The Future of Bolting




Right now, two opposing activities are happening in our federal government related to fixed anchors. The NPS and USFS, agencies of the Dept. of Interior and Dept. of Agriculture, respectively, are proposing restrictive guidance related to fixed anchors. THIS IS BAD FOR BOLTED CANYONS. Meanwhile, both the House and Senate have introduced public lands packages that outline the legitimacy of fixed anchors, including bolts, as tools that, when used judiciously, are not in conflict with, but rather support wilderness. THESE BILLS NEED OUR SUPPORT.



TL;DR: ALL BOLTS will become prohibited in wilderness and severely limited in non-wilderness. These proposed changes need our comments.

The National Park Service (NPS) and US Forest Service (USFS) are both federal agencies charged with managing National Parks and National Forest Land. Both have issued new draft national guidance that will LIMIT canyon exploration and REDUCE ACCESS to established canyon routes. More info below.



TL;DR: Congress has bipartisan support for outdoor recreation and is moving to enact legislation that will protect recreation access, including bolts. They need our support.

Both the US Senate and US House of Representatives have introduced bi-partisan bills that support improvement to outdoor recreation access. These bills, specifically, protect existing fixed anchors in both wilderness and non-wilderness, and they allow for reasonable pathways for land managers to approve new fixed anchors. More Information below.

USFS Proposed Climbing Guidance

NPS Proposed Climbing Guidance

Why this guidance threatens our canyons

An excerpt from

"Another implication is legal. Things defined as “installations” in a wilderness context are subject to lawsuits. Any user—or any anti-climbing wilderness organization—can point at an installation that has not undergone an MRA and sue for its removal. This same legal mechanism was used by Wilderness Watch in 2010 to condemn an 80-year-old fire tower in the Glacier Peak Wilderness in Washington. Despite the fact that the tower both pre-dated the Wilderness Act and had been on the National Register of Historic Places since 1988, the tower was ultimately condemned by a federal judge and slated for removal—only to be saved by an act of federal legislation (introduced by one of Washington’s senators and signed into law by President Obama) that superseded the judge’s ruling. If the installation definition were to be applied to bolts, slings, pitons, rap anchors, and so on, groups like Wilderness Watch could use the same mechanism to gradually strip necessary anchors from Yosemite, the Black Canyon, the Tetons, Acadia, and thousands of other federally administered wilderness crags around the country. "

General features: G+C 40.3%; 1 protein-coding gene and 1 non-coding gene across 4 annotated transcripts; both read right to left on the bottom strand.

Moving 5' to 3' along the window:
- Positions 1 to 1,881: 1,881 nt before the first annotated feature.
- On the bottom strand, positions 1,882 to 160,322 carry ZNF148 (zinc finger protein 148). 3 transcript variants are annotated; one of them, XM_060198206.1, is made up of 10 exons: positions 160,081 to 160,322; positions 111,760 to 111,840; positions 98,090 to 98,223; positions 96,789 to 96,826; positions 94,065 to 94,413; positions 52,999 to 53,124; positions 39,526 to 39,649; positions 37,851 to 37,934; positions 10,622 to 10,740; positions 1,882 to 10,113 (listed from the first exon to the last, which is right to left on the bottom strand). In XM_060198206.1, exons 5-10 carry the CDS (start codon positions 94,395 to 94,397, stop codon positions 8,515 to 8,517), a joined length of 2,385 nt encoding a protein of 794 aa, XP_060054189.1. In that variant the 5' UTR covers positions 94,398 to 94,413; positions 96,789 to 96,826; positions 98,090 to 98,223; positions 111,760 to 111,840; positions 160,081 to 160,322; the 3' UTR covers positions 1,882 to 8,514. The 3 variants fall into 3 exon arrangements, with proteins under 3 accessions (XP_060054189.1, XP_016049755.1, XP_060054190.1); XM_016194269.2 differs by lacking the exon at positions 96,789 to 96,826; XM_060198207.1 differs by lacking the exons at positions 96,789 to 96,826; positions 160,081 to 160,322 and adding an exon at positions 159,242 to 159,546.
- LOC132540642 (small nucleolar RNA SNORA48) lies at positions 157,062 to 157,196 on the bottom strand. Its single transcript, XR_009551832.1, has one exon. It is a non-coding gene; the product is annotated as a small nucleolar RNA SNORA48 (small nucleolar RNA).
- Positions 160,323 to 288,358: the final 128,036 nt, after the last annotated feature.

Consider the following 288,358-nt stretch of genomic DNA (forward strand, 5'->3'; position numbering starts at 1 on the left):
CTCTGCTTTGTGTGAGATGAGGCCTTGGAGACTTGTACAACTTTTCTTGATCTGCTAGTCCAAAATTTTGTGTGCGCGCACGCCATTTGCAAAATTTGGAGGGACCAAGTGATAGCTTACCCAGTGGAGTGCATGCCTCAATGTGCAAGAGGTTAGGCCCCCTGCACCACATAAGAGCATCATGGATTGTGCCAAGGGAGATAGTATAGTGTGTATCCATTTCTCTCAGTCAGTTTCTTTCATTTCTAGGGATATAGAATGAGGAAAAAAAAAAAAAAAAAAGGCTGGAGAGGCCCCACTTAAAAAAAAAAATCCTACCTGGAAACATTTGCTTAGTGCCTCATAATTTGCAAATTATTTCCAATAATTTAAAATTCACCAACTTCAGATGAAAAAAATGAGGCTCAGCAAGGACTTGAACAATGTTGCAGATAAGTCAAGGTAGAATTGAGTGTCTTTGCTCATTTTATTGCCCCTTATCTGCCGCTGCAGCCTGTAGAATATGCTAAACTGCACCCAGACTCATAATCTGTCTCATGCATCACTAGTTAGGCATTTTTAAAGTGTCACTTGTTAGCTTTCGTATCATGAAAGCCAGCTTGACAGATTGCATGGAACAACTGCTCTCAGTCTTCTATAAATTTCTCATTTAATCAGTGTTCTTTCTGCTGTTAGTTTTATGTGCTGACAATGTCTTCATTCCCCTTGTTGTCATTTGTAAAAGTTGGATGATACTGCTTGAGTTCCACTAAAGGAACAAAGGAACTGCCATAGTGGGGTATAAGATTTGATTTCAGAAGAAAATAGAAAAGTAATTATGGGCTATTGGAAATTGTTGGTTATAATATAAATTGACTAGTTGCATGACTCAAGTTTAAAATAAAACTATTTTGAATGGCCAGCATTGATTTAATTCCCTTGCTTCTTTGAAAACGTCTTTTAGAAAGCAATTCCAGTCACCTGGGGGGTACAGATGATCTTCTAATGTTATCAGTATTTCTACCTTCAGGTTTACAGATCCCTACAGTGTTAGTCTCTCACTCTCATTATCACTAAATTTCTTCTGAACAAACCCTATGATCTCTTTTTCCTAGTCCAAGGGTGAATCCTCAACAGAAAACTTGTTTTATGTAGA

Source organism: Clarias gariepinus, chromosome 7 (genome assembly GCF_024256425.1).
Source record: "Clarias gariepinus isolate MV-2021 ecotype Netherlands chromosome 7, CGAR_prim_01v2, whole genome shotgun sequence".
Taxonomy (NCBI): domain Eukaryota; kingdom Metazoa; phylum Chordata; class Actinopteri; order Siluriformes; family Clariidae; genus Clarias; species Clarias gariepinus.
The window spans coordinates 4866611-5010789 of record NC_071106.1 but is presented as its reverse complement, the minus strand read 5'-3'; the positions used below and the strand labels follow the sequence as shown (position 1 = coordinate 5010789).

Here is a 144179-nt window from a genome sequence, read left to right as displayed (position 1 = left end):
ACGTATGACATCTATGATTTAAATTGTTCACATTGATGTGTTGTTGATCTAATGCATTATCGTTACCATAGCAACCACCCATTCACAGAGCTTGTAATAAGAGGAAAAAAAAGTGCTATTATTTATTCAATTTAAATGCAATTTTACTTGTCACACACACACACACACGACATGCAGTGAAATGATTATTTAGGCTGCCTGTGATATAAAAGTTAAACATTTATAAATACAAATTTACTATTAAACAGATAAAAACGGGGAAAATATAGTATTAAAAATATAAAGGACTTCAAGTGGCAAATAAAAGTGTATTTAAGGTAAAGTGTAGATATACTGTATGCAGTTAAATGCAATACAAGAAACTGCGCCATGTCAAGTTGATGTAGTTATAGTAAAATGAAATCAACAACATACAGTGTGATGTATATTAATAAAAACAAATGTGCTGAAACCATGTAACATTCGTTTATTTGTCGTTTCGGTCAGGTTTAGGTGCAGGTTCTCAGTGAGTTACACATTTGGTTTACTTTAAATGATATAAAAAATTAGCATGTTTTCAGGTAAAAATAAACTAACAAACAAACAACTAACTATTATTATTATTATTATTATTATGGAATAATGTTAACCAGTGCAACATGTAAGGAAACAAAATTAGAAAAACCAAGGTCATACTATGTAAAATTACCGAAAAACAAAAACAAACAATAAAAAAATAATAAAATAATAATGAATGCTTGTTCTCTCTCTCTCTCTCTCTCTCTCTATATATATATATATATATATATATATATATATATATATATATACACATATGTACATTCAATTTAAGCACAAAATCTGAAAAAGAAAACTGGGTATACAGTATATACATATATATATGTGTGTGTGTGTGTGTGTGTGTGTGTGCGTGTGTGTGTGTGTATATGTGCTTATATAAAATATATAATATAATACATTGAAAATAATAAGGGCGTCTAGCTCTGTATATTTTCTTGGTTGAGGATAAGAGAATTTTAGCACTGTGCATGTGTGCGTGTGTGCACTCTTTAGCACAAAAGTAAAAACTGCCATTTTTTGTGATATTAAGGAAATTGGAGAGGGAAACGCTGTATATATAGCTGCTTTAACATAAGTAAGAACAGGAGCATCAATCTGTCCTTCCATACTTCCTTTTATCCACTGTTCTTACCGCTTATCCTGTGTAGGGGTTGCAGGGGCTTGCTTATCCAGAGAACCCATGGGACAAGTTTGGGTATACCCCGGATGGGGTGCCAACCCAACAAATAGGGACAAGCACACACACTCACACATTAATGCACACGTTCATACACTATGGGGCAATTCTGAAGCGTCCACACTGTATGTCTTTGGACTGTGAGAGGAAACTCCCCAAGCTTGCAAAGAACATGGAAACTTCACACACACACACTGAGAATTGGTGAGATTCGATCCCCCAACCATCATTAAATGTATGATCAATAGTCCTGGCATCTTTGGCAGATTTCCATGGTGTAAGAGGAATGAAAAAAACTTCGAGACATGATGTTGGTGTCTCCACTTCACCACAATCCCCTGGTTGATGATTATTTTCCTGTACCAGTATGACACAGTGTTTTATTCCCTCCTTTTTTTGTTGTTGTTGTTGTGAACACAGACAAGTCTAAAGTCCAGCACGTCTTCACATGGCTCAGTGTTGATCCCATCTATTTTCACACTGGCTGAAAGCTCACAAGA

About AORA and the EXPLORE Act

The quick rundown:

When lawmakers in one chamber share similar views to a bill introduced in the other chamber, often they will introduce a companion bill. Bills that pass through one chamber have a much greater likelihood of being voted into law if the other chamber passes a bill with very similar language. AORA was a public lands package (a super-bill that serves as a package of bills) introduced in the Senate last session, and fell just shy of being voted into law. We hope that with the introduction of the EXPLORE Act as a companion public lands package in the House, many of the the common bills in both packages, or even an entire package, will be voted into law in 2024.

Both AORA and the EXPLORE Act enjoy bipartisan sponsorship. This means two big things:

About the PARC Act

The PARC Act is a bill that is included in both public lands packages.

The PARC Act will require a level of consistency among land managers regarding the management of fixed anchors. It will provide unambiguous direction from congress that the land management community must acknowledge climbing as a legitimate use of our public lands including Wilderness areas. It also supports the idea that judiciously placed fixed anchors support the objectives of the Wilderness act by both preserving the wilderness character and allowing for exploration and adventure. It will:

*Modified from the Access Fund's public testimony.